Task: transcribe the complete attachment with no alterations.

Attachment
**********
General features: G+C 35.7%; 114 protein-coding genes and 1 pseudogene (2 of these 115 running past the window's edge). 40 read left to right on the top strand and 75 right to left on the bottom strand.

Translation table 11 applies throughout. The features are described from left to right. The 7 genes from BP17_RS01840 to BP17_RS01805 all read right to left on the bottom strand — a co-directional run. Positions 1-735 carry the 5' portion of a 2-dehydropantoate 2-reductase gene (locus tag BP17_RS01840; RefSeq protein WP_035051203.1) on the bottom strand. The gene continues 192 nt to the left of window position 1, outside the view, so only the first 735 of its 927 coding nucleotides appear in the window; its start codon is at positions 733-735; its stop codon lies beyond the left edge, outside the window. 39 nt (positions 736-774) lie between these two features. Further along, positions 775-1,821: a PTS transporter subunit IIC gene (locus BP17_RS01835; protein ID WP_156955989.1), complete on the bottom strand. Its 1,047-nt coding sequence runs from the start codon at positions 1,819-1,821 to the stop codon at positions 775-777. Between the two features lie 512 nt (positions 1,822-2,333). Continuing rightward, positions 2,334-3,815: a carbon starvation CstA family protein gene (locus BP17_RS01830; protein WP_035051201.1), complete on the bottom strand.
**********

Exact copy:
General features: G+C 35.7%; 114 protein-coding genes and 1 pseudogene (2 of these 115 running past the window's edge). 40 read left to right on the top strand and 75 right to left on the bottom strand.

Translation table 11 applies throughout. The features are described from left to right. The 7 genes from BP17_RS01840 to BP17_RS01805 all read right to left on the bottom strand — a co-directional run. Positions 1-735 carry the 5' portion of a 2-dehydropantoate 2-reductase gene (locus tag BP17_RS01840; RefSeq protein WP_035051203.1) on the bottom strand. The gene continues 192 nt to the left of window position 1, outside the view, so only the first 735 of its 927 coding nucleotides appear in the window; its start codon is at positions 733-735; its stop codon lies beyond the left edge, outside the window. 39 nt (positions 736-774) lie between these two features. Further along, positions 775-1,821: a PTS transporter subunit IIC gene (locus BP17_RS01835; protein ID WP_156955989.1), complete on the bottom strand. Its 1,047-nt coding sequence runs from the start codon at positions 1,819-1,821 to the stop codon at positions 775-777. Between the two features lie 512 nt (positions 1,822-2,333). Continuing rightward, positions 2,334-3,815: a carbon starvation CstA family protein gene (locus BP17_RS01830; protein WP_035051201.1), complete on the bottom strand.